Sunday, 18 January 2015

Mucking Out And The Smallholding Inventor Makes More Projects.

 Who invented the myth that pigs don't pee and poo in their bed?  That's 4 wheelbarrows of strawy dung for the potato plot.  I wouldn't mind we made a slatted tank in their other room for them.
 Some of our mechanical pals.  The mini digger is parked next to the Ford 4600.  Number 1 son is making her a cab at the moment.  Besides her is the Fordson Dexta.  She was lovingly restored last year.  She's the same age as me.  For those of you are good at reckoning up.  She was made in 1963.  I wonder if she was made in Dagenham or Cork?

In front of the tractors are the home made log splitters.  The red one was his (number one son) first proto type.  The second one is designed for a compact tractor.  It's got wheels on it so that you can tow it to the tree.  Instead of taking the tree to the wood pile.  If you want one making leave a comment and we will give you my email.  Obviously we can't post it.  But we can find out how much a courier would charge.  You can always have an holiday here in West Cork and pick one up on the way home?
This is his latest project.  A tower ladder.  It's taller than the garage and guess who is typing this covered in red oxide paint ?  The wheel works to move the ladders.  It's got a brake attached to it!

 "Wish I was clever and could make Fings."

16 comments:

  1. Wow! I'm so impressed with all the bits you guys make.

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  2. Hi CT. Number one son is very good with his hands. I don't know where he gets it from, probably his mother. It's great to have some body to help around the smallholding and make and repair things. Thanks!

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  3. Brilliant makes, Twiglet wants me to tell you he loves your tractors. He always makes a beeline for them at the Emley Show. In fact we have a lot of farms round here and he used to run down the garden shouting Tracti if one drove by the end of the garden, we also had to wave at all the farmers on our walks :)
    Twiggy

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    1. Thanks Twiggy. Twiglet sounds like the kids here in West Cork. They can tell you the make and model of every passing tractor. Country folk do seem to wave and talk, don't they? Did you see the scene in Crocodile Dundee when Mick say "Good day" to every passer by? We love vintage tracters too.

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    2. So do we Dave, but they have become so expensive here, as collectors items instead of work horses.
      You must be a very proud Daddy. Your son will go far!
      Incidentally, Nasturtiums are edible. They have a strong peppery flavour, the stems will make your eyes water but the flowers are milder.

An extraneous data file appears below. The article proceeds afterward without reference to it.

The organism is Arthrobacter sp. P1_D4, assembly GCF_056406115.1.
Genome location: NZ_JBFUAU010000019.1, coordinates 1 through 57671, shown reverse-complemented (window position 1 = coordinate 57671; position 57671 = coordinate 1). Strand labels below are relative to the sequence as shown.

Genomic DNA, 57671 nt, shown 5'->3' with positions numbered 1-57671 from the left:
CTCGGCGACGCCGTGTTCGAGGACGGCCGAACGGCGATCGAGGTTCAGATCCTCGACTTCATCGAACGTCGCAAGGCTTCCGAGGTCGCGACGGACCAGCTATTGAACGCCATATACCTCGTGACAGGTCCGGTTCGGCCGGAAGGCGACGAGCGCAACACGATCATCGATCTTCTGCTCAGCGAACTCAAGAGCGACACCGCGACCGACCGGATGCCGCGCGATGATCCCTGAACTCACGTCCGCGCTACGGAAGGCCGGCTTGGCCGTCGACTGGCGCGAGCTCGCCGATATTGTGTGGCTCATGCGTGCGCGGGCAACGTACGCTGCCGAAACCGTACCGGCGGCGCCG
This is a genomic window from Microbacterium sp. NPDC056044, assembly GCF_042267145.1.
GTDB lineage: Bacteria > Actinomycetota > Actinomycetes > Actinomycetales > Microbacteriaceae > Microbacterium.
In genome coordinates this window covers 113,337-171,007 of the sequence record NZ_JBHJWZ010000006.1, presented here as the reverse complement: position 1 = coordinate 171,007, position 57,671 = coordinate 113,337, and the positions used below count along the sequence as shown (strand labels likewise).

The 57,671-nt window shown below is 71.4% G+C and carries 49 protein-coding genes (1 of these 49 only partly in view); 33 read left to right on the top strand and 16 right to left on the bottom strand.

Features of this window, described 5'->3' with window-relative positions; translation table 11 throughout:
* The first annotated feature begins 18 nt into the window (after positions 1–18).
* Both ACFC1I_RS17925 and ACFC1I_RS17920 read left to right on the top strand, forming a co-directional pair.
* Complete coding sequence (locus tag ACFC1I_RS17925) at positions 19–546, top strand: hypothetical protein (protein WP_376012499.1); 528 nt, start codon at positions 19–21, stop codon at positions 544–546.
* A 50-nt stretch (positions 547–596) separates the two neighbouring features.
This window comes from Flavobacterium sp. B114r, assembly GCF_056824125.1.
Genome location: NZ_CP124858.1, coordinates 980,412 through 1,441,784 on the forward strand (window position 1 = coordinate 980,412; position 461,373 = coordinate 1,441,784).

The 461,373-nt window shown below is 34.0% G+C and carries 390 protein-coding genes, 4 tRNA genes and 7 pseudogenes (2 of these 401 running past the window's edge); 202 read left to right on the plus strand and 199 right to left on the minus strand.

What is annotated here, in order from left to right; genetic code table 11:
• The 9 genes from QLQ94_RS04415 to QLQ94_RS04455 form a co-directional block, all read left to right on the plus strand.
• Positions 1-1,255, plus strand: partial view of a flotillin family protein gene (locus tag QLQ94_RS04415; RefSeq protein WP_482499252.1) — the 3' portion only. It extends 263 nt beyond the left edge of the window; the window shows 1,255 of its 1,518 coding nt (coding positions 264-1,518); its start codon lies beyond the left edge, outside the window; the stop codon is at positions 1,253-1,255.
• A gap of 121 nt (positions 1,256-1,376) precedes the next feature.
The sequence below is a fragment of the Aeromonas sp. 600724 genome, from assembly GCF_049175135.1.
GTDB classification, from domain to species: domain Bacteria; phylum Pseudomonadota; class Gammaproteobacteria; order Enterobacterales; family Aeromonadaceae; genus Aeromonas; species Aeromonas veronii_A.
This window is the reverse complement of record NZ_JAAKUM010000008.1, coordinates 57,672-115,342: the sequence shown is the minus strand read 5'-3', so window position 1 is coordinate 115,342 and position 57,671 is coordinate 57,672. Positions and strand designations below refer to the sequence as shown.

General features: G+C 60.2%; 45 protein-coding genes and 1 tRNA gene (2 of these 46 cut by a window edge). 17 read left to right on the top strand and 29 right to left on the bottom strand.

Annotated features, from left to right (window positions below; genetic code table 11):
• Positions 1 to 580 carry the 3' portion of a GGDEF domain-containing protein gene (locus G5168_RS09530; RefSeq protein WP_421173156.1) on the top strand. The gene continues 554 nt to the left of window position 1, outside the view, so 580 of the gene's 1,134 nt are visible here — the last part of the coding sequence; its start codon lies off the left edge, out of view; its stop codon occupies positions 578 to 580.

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  4. Pleased to hear it Irene. You can still pick plenty of old tractors up here. Especially dead ones or one's that need some TLC and lots of pounds or euros thrown at them. We have a few renovation projects on the go at the moment. One is a grey Fergie from the 1950's.

    Number one son is a clever lad. He will always make himself a few pounds.

    I could feed the Nasturtiums to the pigs if we don't like them, couldn't I? Thanks!

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  5. Nice to see all the projects going on in your yard Dave and the inventions and adaptions that go on in the countryside. We always have plenty of things going on around here too.

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  6. Hi Rachel. Hope you enjoyed your trip to Budapest. It looks a wonderful place on your blog. Yes a lot of inventions are made on farms aren't they? Thanks for your comment Rachel.

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  7. Replies
    1. Yes it's the best cure for rural isolation John. It's good to have help around the farm. Thanks!

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  8. Being able to make things is the best skill you have. It will keep him happy through life if he's anything like me.

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    1. Yes Kev, he's very practical like you are. He's like a modern day Blacksmith, making, inventing and fixing things. Thanks!

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  9. I once got stuck inside my pigs sty
    ( the sow blocked my exit cos she was in season)
    It was a lovely clean and warm experience!

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  10. More hilarious tales from North Wales, John. They are funny characters aren't they? What breeds did you keep?

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  11. My partner and his dad used to restore old tractors and take them to shows. I think I remember one of them required setting light to something in the front and cranking a handle? It involved a lot of cursing.

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    1. Hi Chickpea. It must have been wonderful taking the old tractors to shows. It sounds like a very ancient machine, like a traction engine or a tractor from the war. Cursing does help make old engines turn and start!

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